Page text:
[Image credit: Geoff Oliver Bugbee]
Ethan leads off with the suggestion that technology is not a communications cure-all. Showing a VAX, he says he learned to program on it. He could use the machine with USENET.
He describes a prank email from what appeared to be Soviet Premier Constantin Chernenko in 1984.
Many people, however, were excited that they could potentially connect to anyone.
Showing a picture of the Earth from space taken at night. The planet is partly lit by electricity. And there in is a problem. Clearly there are large swaths of the world without power, and without power there aren't writers with access to the Web. A single fiber strand, he says, connects Africa to the Web.
He also shows a colored map. Two dozen countries block access altogether. Aside from physical and political barriers, there are also attention maps Ethan has been working on. Countries represented in blue are, simply put, not part of the discussion in the media.
A friend, Kwame Appiah, has a book out called Cosmopolitianism, which raises the question, what does it mean to be a global citizen? We're more connected than ever. Ethan, however, politely disagrees.
He talks about the problems and challenges of Nigeria. It has wealth. But most people associate Internet scams with the country; the scam most often encountered actually dates from the year 1588, used by Spanish prisoners. The scams have also spawned a cottage industry of spam baiting, with the ultimate goal of humiliating the scammer. The videos he shows are pretty funny, but there really are no winners.
He also describes the very real economy in a South Korean MPOG called "Lineage." Unfortunately, there is a war going on, with Koreans virtually killing Chinese merchants. Our behaviors, our prejudices, Ethan says, transfer.
Why is the important? Well there are very real world problems that require us to talk with each other. China and the United States must talk about global warming. If we want to leave Iraq without it being a disaster, we have to talk to Iran.
The good news is that there are people who want to build those bridges.
Ethan shows the blog of a Saudi man called Saudi Jeans. Turns out he's an ardent feminist, mostly because places where he might meet women are very limited. He argues on his blog for a woman's right to drive.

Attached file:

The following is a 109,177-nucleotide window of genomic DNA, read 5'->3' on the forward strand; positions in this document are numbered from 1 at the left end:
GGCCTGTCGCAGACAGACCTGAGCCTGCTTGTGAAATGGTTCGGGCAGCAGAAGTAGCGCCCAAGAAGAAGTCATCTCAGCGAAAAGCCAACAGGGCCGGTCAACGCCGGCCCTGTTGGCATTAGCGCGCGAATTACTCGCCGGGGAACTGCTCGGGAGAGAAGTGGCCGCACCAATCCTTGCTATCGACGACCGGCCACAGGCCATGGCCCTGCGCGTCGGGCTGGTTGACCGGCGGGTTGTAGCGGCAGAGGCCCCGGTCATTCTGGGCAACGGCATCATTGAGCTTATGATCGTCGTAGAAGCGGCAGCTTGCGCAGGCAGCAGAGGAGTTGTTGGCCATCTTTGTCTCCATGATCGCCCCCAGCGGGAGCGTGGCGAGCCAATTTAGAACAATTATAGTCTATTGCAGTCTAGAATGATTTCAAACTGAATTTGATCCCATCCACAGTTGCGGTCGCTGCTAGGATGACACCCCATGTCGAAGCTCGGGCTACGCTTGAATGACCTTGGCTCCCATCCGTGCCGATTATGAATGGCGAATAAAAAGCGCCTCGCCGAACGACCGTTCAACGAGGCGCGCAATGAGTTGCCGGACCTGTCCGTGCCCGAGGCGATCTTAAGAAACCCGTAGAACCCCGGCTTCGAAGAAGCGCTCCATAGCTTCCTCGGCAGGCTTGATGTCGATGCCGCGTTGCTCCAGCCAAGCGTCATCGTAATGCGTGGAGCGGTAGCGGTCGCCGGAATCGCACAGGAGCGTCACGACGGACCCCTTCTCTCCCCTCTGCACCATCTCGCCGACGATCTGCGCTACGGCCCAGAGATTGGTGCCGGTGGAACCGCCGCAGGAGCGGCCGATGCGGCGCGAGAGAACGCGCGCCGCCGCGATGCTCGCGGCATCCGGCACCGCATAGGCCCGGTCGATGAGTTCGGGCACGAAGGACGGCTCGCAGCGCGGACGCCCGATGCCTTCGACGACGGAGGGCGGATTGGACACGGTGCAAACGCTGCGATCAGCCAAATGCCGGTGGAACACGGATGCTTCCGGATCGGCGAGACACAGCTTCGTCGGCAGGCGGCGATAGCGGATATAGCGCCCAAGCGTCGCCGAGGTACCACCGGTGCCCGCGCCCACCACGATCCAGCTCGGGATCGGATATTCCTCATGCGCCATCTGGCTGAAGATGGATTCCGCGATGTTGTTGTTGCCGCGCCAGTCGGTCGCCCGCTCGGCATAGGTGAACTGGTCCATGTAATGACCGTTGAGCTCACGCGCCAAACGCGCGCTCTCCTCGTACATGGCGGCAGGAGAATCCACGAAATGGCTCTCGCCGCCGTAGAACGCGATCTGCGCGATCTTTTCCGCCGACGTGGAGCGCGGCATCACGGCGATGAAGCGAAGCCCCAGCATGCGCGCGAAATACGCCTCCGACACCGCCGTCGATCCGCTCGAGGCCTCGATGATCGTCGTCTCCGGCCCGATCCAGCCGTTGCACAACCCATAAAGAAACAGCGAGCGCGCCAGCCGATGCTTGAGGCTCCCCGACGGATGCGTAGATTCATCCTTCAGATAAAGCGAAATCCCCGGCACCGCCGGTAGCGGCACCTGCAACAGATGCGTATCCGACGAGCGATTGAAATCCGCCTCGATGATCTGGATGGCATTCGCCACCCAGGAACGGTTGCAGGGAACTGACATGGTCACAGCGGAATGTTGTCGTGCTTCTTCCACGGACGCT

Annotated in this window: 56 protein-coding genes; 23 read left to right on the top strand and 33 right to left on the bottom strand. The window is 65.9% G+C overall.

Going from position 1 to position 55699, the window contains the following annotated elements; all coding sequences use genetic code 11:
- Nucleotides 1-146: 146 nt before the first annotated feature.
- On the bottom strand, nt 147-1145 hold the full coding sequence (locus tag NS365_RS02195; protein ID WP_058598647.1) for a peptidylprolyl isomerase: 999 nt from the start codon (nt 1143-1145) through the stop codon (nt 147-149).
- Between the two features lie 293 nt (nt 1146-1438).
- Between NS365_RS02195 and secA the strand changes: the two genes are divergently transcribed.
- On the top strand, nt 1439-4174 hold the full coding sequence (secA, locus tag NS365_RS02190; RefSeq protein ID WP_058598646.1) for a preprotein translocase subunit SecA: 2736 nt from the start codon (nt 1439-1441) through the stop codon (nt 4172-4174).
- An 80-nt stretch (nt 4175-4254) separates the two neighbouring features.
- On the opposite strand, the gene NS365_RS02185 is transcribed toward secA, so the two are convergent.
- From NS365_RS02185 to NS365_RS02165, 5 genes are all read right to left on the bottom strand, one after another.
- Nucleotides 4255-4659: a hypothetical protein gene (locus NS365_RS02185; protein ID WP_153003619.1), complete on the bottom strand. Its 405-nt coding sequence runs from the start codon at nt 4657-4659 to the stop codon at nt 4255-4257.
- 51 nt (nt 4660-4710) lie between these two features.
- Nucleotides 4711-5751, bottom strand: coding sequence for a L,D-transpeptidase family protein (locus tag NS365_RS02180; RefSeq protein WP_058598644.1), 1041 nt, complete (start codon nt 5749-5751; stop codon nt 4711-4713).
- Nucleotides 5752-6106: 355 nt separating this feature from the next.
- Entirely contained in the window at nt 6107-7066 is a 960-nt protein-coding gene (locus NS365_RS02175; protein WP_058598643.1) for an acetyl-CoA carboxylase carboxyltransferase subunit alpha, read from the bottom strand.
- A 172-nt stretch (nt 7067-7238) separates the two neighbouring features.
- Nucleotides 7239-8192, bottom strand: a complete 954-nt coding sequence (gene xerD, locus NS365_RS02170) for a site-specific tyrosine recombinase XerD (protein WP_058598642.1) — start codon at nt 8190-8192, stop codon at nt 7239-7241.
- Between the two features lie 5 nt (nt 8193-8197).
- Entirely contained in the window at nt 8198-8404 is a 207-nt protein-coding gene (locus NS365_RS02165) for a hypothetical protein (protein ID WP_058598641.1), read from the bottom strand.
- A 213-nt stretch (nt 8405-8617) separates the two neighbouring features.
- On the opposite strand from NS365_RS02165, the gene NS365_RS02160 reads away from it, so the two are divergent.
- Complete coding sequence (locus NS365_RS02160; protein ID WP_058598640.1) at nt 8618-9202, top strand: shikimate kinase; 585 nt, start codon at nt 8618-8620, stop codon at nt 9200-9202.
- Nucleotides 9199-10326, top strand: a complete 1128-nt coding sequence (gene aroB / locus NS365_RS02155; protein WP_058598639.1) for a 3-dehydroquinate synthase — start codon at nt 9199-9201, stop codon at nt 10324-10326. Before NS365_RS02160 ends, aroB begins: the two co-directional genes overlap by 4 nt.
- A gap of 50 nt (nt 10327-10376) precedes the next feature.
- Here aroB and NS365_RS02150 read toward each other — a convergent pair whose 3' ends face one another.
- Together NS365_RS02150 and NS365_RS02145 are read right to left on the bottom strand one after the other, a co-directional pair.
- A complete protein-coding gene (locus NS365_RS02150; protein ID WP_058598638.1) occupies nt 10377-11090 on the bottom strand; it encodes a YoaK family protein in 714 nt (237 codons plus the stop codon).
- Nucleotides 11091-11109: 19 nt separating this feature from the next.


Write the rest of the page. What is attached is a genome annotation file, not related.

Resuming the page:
Ethan points to a U.S. Chinese blogger who translates Chinese blogs into English.
Rather than saying certain banned words, Chinese bloggers have become very creative with puns.
70 Million people of around the world talk using blogs. "You need a guide to these voices." With that, Ethan introduces Georgia Popplewell and Amira Al Hussaini.
Georgia talks about her experience getting trackbacks from Global Voices to her blog, which led to her becoming a volunteer author. She did that beginning in 2005. She is currently the managing editor for Globalvoicesonline.org.
She recounts the early history of Global Voices, which was founded in 2004 by Ethan Zuckerman and Rebecca MacKinnon, Fellows at the Berman Center for Internet and Society at Harvard Law School.
There are two managing editors. The co-managing editor lives in New York. There are 20 regional language editors, two tech guys, one outreach director, one advocacy director, 100 plus volunteer authors and translators.
"Global Voices aggregates, curates and amplifies the global conversation online - shining a light on places and people other media often ignore," according to one slide.
The volunteers give content. Regional editors serve as a check on the credibility of bloggers. She explains that Global Voices has also undergone a transition from English-only to being published in many other languages.
The articles run the gamut, just like other blogs. Georgia demonstrates how to search Global Voices and to provide comments.
Running a bit short on time, Amira provides an overview of her work with Global Voices and offers her perspective as an Arab woman on what she sees and hears.